Yes. A student may earn CDM for all courses. If a student did earn CDM for all four courses through the multi-phase assessments, this indicates a clear need for a personalized learning plan. DPI would strongly recommend that the CDM team closely work with students/families and other educators, such as counselors and AIG staff, to ensure appropriate programing is in place for students with this high ability and long-term needs and implications are addressed.
Who provides the assessments students will use to meet the foundational knowledge component and progress to the artifact stage? It is not fair to have different tests.
For EOC courses, the EOC will be given during an early testing window to provide the information needed for the Phase 1 assessment. Because EOGs cannot be administered off-grade level, DPI recommends using the previous year’s EOG as an indicator for Phase 1 assessment but LEAs may choose to add additional local examinations to determine foundational knowledge in the appropriate subject areas. For non-EOC/EOGcourses, LEAs will determine the appropriate examination to use. School districts may decide to aggregate all the tests in the district for a course and either choose one or build one for purposes of CDM. Districts may also decide that the school CDM team will determine the assessment to be used for CDM purposes. With the exception of EOC courses, DPI does not currently require all tests or exams to be the same for student purposes. The State Board of Education and Department of Public Instruction expect all teachers and principals to administer tests in a professional manner that adequately tests students on the relevant course standards.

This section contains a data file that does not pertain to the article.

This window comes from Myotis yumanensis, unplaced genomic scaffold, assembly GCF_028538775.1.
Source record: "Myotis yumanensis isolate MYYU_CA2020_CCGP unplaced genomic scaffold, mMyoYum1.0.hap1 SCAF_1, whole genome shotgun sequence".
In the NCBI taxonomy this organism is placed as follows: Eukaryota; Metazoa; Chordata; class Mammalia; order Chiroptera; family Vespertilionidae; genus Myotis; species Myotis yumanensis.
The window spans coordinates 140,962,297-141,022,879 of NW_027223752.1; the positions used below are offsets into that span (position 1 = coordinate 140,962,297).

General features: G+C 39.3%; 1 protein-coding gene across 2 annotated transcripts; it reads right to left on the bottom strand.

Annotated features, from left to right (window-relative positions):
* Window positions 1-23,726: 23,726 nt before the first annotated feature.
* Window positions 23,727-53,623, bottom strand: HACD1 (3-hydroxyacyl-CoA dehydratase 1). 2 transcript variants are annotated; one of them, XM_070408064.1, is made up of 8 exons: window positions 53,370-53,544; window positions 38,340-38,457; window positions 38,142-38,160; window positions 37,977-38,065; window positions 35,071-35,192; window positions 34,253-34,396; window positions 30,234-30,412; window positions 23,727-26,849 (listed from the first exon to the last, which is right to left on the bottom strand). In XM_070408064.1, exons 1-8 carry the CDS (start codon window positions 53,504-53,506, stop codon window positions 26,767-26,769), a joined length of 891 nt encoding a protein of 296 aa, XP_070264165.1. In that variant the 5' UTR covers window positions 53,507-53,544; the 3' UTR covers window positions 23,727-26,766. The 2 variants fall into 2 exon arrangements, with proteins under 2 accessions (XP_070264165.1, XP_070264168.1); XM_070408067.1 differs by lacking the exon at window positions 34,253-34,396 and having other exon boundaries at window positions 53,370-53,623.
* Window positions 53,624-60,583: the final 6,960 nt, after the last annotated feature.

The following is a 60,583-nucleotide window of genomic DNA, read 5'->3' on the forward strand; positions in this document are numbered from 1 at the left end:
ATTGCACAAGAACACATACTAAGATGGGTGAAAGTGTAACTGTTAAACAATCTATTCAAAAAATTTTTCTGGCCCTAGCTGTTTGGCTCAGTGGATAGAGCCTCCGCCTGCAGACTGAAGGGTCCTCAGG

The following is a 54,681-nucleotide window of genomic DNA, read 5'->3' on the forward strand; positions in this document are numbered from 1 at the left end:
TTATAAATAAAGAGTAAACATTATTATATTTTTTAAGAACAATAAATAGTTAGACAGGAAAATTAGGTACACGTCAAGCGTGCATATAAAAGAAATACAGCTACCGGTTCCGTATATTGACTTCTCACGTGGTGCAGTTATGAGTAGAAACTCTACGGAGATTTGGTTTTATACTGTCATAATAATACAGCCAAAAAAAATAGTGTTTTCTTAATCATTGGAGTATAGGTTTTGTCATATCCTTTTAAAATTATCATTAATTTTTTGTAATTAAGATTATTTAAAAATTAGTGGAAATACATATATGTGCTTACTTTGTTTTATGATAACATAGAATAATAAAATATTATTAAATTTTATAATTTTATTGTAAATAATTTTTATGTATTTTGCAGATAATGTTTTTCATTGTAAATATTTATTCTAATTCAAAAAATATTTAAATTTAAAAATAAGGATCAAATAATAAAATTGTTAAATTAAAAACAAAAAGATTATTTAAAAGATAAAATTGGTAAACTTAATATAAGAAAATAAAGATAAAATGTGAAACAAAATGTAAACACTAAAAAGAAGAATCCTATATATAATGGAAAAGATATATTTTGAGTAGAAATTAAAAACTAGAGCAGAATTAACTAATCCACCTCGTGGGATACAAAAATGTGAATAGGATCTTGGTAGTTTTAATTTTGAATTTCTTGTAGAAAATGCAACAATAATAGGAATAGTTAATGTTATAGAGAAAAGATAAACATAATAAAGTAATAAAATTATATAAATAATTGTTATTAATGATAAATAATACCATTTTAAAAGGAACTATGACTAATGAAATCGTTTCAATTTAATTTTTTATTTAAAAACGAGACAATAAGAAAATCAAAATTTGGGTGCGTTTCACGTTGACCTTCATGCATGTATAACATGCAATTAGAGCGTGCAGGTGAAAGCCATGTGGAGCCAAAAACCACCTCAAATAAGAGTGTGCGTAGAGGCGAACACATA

Can students potentially stay at home and graduate?
No. CDM policy does not relieve schools, parents or students of the requirement that students attend school until age 16.
Could this be used to accelerate students that know content, are very bright but are at risk?
Yes. CDM may be used for any student who would benefit from earning CDM and is able to meet the requirements. CDM may support a pathway towards graduation that was not available before.
Can CDM replace current differentiated pathways for advanced students, such as AIG students who are curriculum compacting Grade 6, 7, 8 Math in two years to access Math 1 in Grade 8?
No. CDM should not replace current compacted pathways for groups of students. CDM should not be an additional requirement to determine who will work at a faster rate within the classroom. CDM is meant for individual students who need content replacement and subject acceleration clearly, without any learning of the content in the school setting.